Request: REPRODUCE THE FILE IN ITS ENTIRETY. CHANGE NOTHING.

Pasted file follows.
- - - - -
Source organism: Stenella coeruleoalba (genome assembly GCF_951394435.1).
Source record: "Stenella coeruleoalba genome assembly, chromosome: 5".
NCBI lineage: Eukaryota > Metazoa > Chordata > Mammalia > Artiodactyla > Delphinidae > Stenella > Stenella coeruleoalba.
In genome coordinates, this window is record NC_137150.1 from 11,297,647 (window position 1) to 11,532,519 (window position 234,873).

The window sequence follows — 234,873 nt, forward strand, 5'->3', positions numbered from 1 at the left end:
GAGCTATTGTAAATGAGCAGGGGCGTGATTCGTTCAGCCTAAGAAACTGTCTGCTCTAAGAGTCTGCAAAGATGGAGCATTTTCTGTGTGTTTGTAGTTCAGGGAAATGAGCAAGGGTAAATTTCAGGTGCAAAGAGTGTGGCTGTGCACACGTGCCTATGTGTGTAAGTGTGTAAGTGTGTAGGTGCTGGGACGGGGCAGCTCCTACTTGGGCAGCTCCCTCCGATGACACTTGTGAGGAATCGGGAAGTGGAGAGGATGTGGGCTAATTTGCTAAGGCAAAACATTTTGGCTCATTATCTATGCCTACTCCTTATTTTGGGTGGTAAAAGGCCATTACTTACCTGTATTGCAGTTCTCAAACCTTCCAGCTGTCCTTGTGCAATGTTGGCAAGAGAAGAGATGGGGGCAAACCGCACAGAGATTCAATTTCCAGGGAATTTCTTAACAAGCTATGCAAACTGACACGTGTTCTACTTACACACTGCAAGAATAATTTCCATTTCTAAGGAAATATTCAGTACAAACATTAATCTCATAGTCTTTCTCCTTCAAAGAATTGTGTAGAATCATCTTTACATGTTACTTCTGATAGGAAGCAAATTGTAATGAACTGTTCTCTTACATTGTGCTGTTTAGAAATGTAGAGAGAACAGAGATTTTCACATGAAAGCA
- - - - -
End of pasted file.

Source organism: Stenella coeruleoalba (genome assembly GCF_951394435.1).
Source record: "Stenella coeruleoalba genome assembly, chromosome: 5".
NCBI lineage: Eukaryota > Metazoa > Chordata > Mammalia > Artiodactyla > Delphinidae > Stenella > Stenella coeruleoalba.
In genome coordinates, this window is record NC_137150.1 from 11,297,647 (window position 1) to 11,532,519 (window position 234,873).

The window sequence follows — 234,873 nt, forward strand, 5'->3', positions numbered from 1 at the left end:
GAGCTATTGTAAATGAGCAGGGGCGTGATTCGTTCAGCCTAAGAAACTGTCTGCTCTAAGAGTCTGCAAAGATGGAGCATTTTCTGTGTGTTTGTAGTTCAGGGAAATGAGCAAGGGTAAATTTCAGGTGCAAAGAGTGTGGCTGTGCACACGTGCCTATGTGTGTAAGTGTGTAAGTGTGTAGGTGCTGGGACGGGGCAGCTCCTACTTGGGCAGCTCCCTCCGATGACACTTGTGAGGAATCGGGAAGTGGAGAGGATGTGGGCTAATTTGCTAAGGCAAAACATTTTGGCTCATTATCTATGCCTACTCCTTATTTTGGGTGGTAAAAGGCCATTACTTACCTGTATTGCAGTTCTCAAACCTTCCAGCTGTCCTTGTGCAATGTTGGCAAGAGAAGAGATGGGGGCAAACCGCACAGAGATTCAATTTCCAGGGAATTTCTTAACAAGCTATGCAAACTGACACGTGTTCTACTTACACACTGCAAGAATAATTTCCATTTCTAAGGAAATATTCAGTACAAACATTAATCTCATAGTCTTTCTCCTTCAAAGAATTGTGTAGAATCATCTTTACATGTTACTTCTGATAGGAAGCAAATTGTAATGAACTGTTCTCTTACATTGTGCTGTTTAGAAATGTAGAGAGAACAGAGATTTTCACATGAAAGCA